"Systematic, state-orchestrated abuses" stopped under Haiti's interim [post-Aristide] government, but retribution killings and politically motivated violence, particularly in the provinces, continued," the State Department said.

Due to Haiti's weakened police force and judicial system, legal impunity also remained a serious problem in the country.


In Colombia, there were "significant improvements" in several human-rights indicators, as killings decreased 16 percent, terrorist massacres dropped by nearly 50 percent, kidnappings fell by 42 percent and forced displacements declined 37 percent, according to Colombian government figures. Nonetheless, serious problems remained.

Even though the percentage of total human-rights abuses attributed to Colombia's security forces was low, some members of these forces continued to commit serious abuses, including unlawful killings and forced disappearances, the State Department report said. Also, the report said that some members of Colombia's security forces also continued to collaborate with the United Self-Defense Forces of Colombia (AUC), a terrorist organization guilty of serious abuses.

Impunity also remained central to Colombia's human-rights problems, because the civilian judiciary was inefficient, severely overburdened, and "undermined by corruption and intimidation," the State Department said. Violence (and extensive societal discrimination) against women, child abuse, and child prostitution were cited as serious problems in Colombia, and child labor was also a widespread problem.


In Guatemala, Ecuador, Jamaica and Paraguay, the governments generally respected the human rights of their citizens, but there were credible reports of unlawful killings by security forces in these nations, the State Department said.

The report pointed out that the federal governments of México and Brazil generally respected the rights of their citizens, whereas there were serious problems concerning the record of state governments in these nations. In the Mexican states of Guerrero, Chiapas, and Oaxaca, "a poor climate of respect for human rights presented special concern," the State Department said.

In these Mexican states, law enforcement officials were accused of committing unlawful killings, and there were vigilante killings during the year. Disappearances also continued to occur and kidnapping became a larger problem, with an unofficial estimate of 3,000 kidnappings during the year, some with alleged police involvement, the State Department said.

In Brazil, state police forces — both civil and military — committed many unlawful killings and killings due to excessive force, the report found. Police also were implicated in killings for hire and in death-squad executions of suspected criminals, persons considered undesirable, indigenous people and labor activists.

Despite its powers to do so, Brazil's federal police failed to act in the numerous human rights violations by state authorities, and this failure to punish perpetrators perpetuated a climate of impunity, according to the State Department.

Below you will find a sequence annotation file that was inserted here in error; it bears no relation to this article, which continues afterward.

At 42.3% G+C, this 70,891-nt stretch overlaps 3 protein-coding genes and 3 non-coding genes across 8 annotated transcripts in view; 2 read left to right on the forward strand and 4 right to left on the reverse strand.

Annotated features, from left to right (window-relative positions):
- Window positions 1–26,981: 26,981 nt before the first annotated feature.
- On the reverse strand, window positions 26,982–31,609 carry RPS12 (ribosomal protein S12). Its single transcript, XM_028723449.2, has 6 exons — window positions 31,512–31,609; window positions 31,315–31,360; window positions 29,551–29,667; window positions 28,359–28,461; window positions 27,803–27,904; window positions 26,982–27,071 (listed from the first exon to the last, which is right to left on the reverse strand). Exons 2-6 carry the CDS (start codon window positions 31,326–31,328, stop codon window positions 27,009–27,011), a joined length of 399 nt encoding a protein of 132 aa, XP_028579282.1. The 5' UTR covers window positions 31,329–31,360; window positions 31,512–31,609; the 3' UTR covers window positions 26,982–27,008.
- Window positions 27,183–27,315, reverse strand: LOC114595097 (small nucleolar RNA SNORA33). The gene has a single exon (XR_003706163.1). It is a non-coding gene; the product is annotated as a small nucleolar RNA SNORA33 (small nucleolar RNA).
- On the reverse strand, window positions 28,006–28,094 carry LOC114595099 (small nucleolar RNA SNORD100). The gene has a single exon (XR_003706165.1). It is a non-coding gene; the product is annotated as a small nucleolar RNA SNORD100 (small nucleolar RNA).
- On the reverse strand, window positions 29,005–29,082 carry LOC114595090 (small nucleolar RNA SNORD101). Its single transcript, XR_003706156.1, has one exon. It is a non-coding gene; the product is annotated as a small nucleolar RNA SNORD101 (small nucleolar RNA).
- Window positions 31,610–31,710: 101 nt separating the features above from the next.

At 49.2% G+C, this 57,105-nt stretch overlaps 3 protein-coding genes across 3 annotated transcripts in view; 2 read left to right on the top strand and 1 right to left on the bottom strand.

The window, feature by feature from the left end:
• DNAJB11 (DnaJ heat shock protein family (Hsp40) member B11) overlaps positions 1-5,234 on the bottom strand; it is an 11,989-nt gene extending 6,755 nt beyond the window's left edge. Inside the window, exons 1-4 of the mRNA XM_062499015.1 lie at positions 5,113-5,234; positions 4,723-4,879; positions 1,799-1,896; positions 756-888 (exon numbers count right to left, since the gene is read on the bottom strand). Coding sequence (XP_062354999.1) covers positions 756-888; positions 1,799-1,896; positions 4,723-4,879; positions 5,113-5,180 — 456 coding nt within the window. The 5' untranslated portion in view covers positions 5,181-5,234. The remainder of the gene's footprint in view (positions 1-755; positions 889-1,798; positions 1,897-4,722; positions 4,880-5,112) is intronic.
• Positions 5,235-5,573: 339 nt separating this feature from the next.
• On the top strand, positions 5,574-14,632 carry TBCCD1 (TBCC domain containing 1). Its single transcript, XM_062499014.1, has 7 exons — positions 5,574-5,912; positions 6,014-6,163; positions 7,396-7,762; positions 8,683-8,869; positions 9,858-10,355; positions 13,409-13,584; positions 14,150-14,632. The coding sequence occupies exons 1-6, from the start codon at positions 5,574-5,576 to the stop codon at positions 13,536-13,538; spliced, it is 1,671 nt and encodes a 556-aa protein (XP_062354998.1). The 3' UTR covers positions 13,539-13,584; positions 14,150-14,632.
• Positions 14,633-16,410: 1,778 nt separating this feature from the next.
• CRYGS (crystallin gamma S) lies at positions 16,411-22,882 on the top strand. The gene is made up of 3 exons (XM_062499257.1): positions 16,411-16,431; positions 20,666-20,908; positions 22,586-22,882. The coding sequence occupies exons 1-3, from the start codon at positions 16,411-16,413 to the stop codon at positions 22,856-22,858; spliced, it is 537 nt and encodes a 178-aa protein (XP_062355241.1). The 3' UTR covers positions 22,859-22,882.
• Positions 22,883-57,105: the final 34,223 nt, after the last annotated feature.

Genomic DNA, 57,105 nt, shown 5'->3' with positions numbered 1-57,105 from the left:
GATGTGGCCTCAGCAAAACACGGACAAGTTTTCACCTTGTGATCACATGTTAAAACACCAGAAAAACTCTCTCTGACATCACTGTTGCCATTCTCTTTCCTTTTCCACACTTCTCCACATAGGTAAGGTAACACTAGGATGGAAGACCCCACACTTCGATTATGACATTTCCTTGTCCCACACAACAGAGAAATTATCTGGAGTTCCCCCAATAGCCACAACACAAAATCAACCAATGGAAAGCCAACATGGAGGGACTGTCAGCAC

The Western Hemisphere portions of the "State Department's Country Reports on Human Rights Practices" are posted online HERE!

Serious rights violations found elsewhere in the world
Special to A.M. Costa Rica

WASHINGTON, D.C. — The State Department, in its annual report on human rights, says widespread abuse continues to be a major concern in many parts of the world. The report cites countries such as China, North Korea, Iran, Syria, Saudi Arabia, and Sudan as nations where it says serious human rights violations are occurring. 

The State Department released reports on 196 nations, saying intense problems exist in many countries but the world is also going through an era of monumental advancement for human rights and democracy. 

The report calls North Korea one of the world's most repressive and brutal regimes, saying up to 200,000 people are believed to be in detention camps where defectors report many have died from torture, starvation and disease.

The report called China's progress on human rights disappointing, saying the government continues to arrest and detain activists.

Paula Dobriansky, undersecretary of State for global affairs, said the report tells oppressive governments there are consequences for abusing human rights. 

"These reports put dictators and corrupt officials on notice that they are being watched by the civilized 

world and that there are consequences for their actions," she said. 

In the Middle East the report accuses Saudi Arabia of severe violations of religious freedom. The acting assistant secretary for democracy, human rights and labor, Michael Kozak, told reporters Washington is considering sanctions on Saudi Arabia because the government rigidly mandates religious conformity. 

The report also found abuses in Iran, Syria and Egypt. 

Ms. Dobriansky pointed to recent elections in Iraq and Afghanistan as positive examples that democracy is spreading.

According to the State Department report, Sudan's human rights situation remains extremely poor. It says government forces in the troubled Darfur province routinely kill civilians.

The report says in Russia the Kremlin has taken actions to consolidate its power. It also expressed concerns about the erosion of government accountability because of media restrictions, law enforcement corruption, and political pressure on the judiciary.

In its discussion of Ukraine, the report highlights the Orange Revolution that led to the election of a new president, Viktor Yushchenko, who is expressing a strong commitment to democracy.

Jo Stuart